Hidrogeología de un acuífero en taludes montañosos: Cordillera Blanca, Perú

Translated title of the contribution: Hydrogeology of an alpine talus aquifer: Cordillera Blanca, Peru

Robin Glas, Laura K Lautz, Jeffrey McKenzie, Robert Moucha, Daniel Chavez, Bryan Mark, John W. Lane

Research output: Contribution to journalArticle

Abstract

The dramatic loss of glacial mass in low latitudes is causing shifts in downstream water availability and use during the driest months of the year. The world’s largest concentration of tropical glaciers lies in the Cordillera Blanca range of Peru, where glacial runoff is declining and regional stresses are emerging over water resources. Throughout the Cordillera Blanca, groundwater inputs from alpine meadow–talus complexes, locally known as pampas, supply proglacial streams with up to 80% of their flow during the region’s dry season. Structural knowledge of the pampa aquifers is needed to estimate their drainable groundwater storage capacity and residence time, to elucidate the role and importance of alpine groundwater storage in the regional water budget of the Cordillera Blanca. To understand the structure of these proglacial aquifers, multiple near-surface geophysical methods were implemented in a proglacial valley near dense networks of spring-fed tributaries. Geophysical results and borehole logs suggest groundwater is stored in a confined aquifer composed of buried talus deposits overlain by lacustrine clay, while deeper portions of the unit, 10–15 m in depth, are relatively clay-free and more hydraulically conductive. Based on these findings and assumptions of aquifer porosity, the pampas of the Callejon de Huaylas may store from 0.006 to 0.02 km3 of groundwater. Furthermore, these findings suggest that the talus aquifers of the Cordillera Blanca were formed in proglacial lakes, followed by infilling with fine lacustrine sediments that confine lower units and allow for groundwater discharge to springs via macropores and preferential flow.

Original languageSpanish
JournalHydrogeology Journal
DOIs
StatePublished - Jan 1 2019

Fingerprint

talus
hydrogeology
cordillera
aquifer
groundwater
clay
confined aquifer
preferential flow
geophysical method
macropore
water availability
water use
lacustrine deposit
dry season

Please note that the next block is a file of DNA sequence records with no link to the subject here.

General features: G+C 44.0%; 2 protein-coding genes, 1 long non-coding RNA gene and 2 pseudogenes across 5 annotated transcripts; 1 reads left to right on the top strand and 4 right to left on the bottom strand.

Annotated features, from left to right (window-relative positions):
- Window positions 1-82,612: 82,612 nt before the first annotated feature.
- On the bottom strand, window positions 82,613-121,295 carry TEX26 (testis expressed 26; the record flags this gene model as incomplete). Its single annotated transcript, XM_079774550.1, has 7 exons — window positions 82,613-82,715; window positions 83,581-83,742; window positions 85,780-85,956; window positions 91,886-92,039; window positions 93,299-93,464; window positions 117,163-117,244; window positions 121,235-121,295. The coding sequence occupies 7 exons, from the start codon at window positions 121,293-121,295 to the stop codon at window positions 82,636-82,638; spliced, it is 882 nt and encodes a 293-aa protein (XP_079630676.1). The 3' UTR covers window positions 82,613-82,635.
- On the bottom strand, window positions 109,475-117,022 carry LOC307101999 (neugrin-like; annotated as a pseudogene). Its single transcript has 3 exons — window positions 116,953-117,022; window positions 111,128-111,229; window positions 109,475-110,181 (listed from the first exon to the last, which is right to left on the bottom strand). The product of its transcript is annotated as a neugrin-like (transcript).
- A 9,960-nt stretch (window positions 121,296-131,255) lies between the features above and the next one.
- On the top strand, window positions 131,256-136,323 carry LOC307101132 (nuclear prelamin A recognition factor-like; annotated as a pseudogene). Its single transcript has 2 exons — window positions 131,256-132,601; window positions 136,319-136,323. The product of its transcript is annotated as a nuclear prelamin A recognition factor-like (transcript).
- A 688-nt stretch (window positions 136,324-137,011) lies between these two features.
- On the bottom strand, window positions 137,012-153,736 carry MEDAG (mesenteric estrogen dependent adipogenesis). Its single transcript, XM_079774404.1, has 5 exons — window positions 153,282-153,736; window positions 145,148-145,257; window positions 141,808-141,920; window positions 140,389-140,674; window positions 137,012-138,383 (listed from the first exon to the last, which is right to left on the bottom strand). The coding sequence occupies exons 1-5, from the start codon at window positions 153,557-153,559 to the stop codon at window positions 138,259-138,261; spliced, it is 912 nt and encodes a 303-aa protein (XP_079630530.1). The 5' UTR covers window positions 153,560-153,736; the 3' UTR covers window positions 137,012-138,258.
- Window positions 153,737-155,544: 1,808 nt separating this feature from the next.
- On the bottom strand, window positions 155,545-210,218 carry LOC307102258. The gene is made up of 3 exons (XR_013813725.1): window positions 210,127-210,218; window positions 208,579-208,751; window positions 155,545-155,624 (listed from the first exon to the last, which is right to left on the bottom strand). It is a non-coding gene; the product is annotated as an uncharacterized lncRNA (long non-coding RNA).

water budget
tributary
residence time
glacier
borehole
porosity

Keywords

  • Alpine groundwater
  • Climate change
  • Cordillera Blanca
  • Geophysical methods
  • Peru

ASJC Scopus subject areas

  • Water Science and Technology
  • Earth and Planetary Sciences (miscellaneous)

Cite this

Hidrogeología de un acuífero en taludes montañosos : Cordillera Blanca, Perú. / Glas, Robin; Lautz, Laura K; McKenzie, Jeffrey; Moucha, Robert; Chavez, Daniel; Mark, Bryan; Lane, John W.

In: Hydrogeology Journal, 01.01.2019.

Research output: Contribution to journalArticle

Glas, Robin ; Lautz, Laura K ; McKenzie, Jeffrey ; Moucha, Robert ; Chavez, Daniel ; Mark, Bryan ; Lane, John W. / Hidrogeología de un acuífero en taludes montañosos : Cordillera Blanca, Perú. In: Hydrogeology Journal. 2019.
@article{0c8004aa9e774091b7322726fd2e8e7b,
title = "Hidrogeolog{\'i}a de un acu{\'i}fero en taludes monta{\~n}osos: Cordillera Blanca, Per{\'u}",
abstract = "The dramatic loss of glacial mass in low latitudes is causing shifts in downstream water availability and use during the driest months of the year. The world’s largest concentration of tropical glaciers lies in the Cordillera Blanca range of Peru, where glacial runoff is declining and regional stresses are emerging over water resources. Throughout the Cordillera Blanca, groundwater inputs from alpine meadow–talus complexes, locally known as pampas, supply proglacial streams with up to 80{\%} of their flow during the region’s dry season. Structural knowledge of the pampa aquifers is needed to estimate their drainable groundwater storage capacity and residence time, to elucidate the role and importance of alpine groundwater storage in the regional water budget of the Cordillera Blanca. To understand the structure of these proglacial aquifers, multiple near-surface geophysical methods were implemented in a proglacial valley near dense networks of spring-fed tributaries. Geophysical results and borehole logs suggest groundwater is stored in a confined aquifer composed of buried talus deposits overlain by lacustrine clay, while deeper portions of the unit, 10–15 m in depth, are relatively clay-free and more hydraulically conductive. Based on these findings and assumptions of aquifer porosity, the pampas of the Callejon de Huaylas may store from 0.006 to 0.02 km3 of groundwater. Furthermore, these findings suggest that the talus aquifers of the Cordillera Blanca were formed in proglacial lakes, followed by infilling with fine lacustrine sediments that confine lower units and allow for groundwater discharge to springs via macropores and preferential flow.",